Jewish Law as Great Literature

How can Jewish law help us answer fundamental questions about life? Drawing on her background as a lawyer and Talmud scholar, Dr. Alyssa Gray uses the example of Jacob ben Asher and his Arba’ah Turim to explore the idea of Jewish law as a work of literature. Dr. Gray argues that by approaching Jewish law as literature, we learn how to answer fundamental questions such as: What does it mean to be a Jew? What makes a just society?a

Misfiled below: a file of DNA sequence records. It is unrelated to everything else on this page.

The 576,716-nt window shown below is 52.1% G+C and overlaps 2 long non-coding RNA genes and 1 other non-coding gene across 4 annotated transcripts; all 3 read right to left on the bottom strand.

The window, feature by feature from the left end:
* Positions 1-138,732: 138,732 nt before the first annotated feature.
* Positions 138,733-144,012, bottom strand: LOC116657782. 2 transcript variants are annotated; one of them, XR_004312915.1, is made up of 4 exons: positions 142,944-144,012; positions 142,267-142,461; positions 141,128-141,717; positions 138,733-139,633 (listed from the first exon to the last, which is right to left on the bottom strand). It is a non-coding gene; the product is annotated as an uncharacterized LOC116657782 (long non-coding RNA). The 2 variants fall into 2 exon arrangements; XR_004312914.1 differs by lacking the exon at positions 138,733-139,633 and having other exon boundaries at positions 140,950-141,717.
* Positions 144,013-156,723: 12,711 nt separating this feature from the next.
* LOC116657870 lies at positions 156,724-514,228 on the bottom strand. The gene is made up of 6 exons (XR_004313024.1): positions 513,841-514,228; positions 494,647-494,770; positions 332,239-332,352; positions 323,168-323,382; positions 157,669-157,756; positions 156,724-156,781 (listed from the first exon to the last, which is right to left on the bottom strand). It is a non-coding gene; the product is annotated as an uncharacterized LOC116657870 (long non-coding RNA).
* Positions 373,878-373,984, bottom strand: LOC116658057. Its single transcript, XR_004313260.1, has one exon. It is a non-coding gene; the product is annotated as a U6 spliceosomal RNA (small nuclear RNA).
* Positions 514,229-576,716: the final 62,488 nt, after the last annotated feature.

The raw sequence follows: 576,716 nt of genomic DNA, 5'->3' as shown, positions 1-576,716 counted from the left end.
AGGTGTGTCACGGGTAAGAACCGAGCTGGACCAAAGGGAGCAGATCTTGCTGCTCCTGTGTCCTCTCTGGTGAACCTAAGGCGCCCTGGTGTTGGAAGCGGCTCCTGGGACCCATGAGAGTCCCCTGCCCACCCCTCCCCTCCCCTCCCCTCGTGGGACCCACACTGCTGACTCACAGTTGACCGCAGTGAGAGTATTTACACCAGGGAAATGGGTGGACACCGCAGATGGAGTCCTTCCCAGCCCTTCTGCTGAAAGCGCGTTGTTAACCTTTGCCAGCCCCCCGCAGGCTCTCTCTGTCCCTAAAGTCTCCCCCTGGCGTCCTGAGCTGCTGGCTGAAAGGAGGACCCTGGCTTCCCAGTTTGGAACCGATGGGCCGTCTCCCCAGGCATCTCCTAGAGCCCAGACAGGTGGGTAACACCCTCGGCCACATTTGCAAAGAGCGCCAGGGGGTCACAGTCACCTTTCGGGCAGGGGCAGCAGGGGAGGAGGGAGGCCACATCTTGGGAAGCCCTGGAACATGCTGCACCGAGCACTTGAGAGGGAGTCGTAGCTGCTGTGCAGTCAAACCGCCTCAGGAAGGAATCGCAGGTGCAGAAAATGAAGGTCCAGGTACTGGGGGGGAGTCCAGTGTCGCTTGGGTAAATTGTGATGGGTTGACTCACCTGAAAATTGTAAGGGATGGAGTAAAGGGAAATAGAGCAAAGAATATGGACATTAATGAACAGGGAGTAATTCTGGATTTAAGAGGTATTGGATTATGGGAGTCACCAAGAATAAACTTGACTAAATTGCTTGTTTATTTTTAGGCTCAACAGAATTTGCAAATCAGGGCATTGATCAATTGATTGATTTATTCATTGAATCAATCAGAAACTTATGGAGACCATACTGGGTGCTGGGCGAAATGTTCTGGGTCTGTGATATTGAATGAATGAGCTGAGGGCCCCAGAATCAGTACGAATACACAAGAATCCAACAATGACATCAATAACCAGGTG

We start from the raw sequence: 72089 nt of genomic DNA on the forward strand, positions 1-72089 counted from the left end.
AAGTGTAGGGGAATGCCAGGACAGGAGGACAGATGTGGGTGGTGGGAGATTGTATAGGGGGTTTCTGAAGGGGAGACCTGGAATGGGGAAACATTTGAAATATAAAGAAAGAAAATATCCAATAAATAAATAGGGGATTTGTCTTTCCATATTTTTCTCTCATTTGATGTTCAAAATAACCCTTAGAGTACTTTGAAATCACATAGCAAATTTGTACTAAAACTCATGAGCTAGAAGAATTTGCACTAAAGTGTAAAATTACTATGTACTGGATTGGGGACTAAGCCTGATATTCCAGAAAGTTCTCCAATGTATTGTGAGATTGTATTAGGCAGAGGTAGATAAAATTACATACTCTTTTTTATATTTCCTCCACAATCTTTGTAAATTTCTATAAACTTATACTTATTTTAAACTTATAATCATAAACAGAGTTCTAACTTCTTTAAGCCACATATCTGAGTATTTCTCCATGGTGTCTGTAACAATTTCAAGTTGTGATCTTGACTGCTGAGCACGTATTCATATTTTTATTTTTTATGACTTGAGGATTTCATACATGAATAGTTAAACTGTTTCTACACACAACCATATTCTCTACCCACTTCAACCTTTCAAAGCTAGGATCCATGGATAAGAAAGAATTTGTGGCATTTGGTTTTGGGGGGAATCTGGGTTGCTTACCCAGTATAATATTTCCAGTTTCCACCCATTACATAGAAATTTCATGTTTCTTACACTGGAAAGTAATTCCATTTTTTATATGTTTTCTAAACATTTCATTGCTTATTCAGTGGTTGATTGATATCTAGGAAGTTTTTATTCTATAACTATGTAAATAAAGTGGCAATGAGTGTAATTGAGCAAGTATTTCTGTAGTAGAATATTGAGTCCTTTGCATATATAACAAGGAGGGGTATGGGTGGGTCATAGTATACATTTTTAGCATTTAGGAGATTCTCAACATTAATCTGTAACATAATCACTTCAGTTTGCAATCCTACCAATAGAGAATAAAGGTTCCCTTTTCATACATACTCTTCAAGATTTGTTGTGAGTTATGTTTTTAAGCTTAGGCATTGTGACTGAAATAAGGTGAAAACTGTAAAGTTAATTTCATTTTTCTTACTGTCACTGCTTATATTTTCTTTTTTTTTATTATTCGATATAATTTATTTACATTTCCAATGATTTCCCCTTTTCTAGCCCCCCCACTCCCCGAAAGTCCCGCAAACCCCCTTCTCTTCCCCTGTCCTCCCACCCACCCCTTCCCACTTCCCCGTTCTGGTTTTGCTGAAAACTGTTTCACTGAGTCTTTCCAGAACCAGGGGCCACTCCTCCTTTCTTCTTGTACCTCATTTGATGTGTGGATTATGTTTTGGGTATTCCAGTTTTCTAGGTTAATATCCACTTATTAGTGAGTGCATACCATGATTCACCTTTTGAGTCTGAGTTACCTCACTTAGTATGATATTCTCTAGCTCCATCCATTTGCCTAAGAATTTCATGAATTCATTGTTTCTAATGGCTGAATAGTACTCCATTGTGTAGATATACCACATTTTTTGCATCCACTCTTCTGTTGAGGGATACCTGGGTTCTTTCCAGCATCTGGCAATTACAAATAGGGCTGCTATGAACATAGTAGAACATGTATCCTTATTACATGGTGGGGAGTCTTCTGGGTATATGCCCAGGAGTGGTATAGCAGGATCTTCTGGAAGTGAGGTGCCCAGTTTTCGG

Dr. Alyssa Gray is the Emily S. and Rabbi Bernard H. Mehlman Chair in Rabbinics and Associate Professor of Codes and Responsa Literature at HUC-­‐JIR in New York. She received her PhD with distinction in Talmud and Rabbinics from the Jewish Theological Seminary, and also earned an LLM in Mishpa Ivri (Jewish law) from the Hebrew University Faculty of Law. She is a graduate of Barnard College and the Jewish Theological Seminary, and earned a JD from the Columbia University School of Law, where she was a Harlan Fiske Stone Scholar. Dr. Gray’s current research interests are Talmud criticism (with a special focus on comparative study of the Babylonian and Jerusalem Talmuds), wealth, poverty, and charity in classical and medieval rabbinic literature, and the application of new theoretical perspectives on law, literature, and history to the reading of medieval Jewish legal literature. Dr. Gray is the author of A Talmud in Exile: The Influence of Yerushalmi Avodah Zarah on the Formation of Bavli Avodah Zarah, and the co-editor of Studies in Mediaeval Halakhah in Honor of Stephen M. Passamaneck, as well as many scholarly articles.

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